Did You Know

Did You Know

History of Women’s Football

Women have been playing the beautiful game for much longer than most people think. In fact, women’s football has been drawing crowds for almost 100 years. In 1920, more than 50,000 spectators crowded into Goodison Park, Liverpool to watch England’s unofficial women’s side – a team from a munitions factory in Preston – play a charity match in aid of servicemen, hospitals and needy children.

The FIFA Women’s World Cup

The first FIFA Women’s World Cup was held in 1991 in China. Twelve teams contested this inaugural Women’s World Cup Final with the unbeaten U.S.A meeting Norway in the final. The score was 1-1 late in the game and seemed destined to go into extra-time, until the tournament’s top scorer, Michelle Akers, scored the winning goal for the U.S. in front of a crowd of 65,000 at Guangzhou's Tianhe Stadium. Sweden took home the bronze medal following their victory over Germany in the 3rd / 4th place play off.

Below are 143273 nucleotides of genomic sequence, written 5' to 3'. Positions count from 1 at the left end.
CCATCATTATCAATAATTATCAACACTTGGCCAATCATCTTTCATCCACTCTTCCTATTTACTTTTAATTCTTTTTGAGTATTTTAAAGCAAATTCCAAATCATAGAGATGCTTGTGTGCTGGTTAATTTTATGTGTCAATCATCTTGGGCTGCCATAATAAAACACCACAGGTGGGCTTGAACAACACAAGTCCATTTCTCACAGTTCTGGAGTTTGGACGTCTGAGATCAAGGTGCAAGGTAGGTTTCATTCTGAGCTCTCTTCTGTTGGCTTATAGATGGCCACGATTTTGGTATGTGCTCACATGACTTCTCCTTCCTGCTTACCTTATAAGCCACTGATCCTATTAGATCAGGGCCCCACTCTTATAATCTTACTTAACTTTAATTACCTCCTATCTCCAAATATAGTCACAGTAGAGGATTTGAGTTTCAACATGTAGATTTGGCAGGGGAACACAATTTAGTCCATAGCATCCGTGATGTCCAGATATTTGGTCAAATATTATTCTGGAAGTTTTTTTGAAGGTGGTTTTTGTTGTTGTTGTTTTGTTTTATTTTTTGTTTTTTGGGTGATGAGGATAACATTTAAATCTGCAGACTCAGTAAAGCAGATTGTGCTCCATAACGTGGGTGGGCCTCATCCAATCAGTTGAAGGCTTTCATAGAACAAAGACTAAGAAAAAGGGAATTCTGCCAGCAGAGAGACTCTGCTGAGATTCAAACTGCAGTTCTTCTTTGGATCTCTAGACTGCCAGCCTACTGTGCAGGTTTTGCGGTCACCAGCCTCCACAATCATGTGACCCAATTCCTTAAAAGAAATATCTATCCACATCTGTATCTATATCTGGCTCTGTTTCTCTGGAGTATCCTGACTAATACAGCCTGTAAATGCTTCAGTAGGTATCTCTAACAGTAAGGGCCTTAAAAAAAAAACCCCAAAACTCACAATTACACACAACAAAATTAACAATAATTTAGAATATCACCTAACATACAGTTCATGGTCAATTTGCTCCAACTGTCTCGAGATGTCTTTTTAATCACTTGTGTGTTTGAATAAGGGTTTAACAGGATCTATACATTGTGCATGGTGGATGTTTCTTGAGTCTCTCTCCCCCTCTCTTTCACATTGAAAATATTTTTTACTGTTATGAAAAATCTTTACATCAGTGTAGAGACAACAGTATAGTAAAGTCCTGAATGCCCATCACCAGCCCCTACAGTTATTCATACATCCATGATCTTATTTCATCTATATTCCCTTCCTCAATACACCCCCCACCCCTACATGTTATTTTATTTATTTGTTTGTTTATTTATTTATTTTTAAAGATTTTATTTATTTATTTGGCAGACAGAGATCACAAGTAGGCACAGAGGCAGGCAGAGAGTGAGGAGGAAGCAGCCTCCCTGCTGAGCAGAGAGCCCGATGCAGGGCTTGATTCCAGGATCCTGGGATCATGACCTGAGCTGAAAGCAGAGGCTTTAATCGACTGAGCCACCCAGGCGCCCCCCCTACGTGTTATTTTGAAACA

The eight Women’s World Cup Tournaments to date have been won by four countries. The United States have been victorious on four occasions and are the current champions after defeating The Netherlands 2-0 in the 2019 Final in France. The other winners are Germany with two titles and Japan & Norway one title each.

Six countries have hosted the Women's World Cup Finals Tournament. China and the United States have each hosted the tournament twice, while Canada, France, Germany, and Sweden have each hosted it once.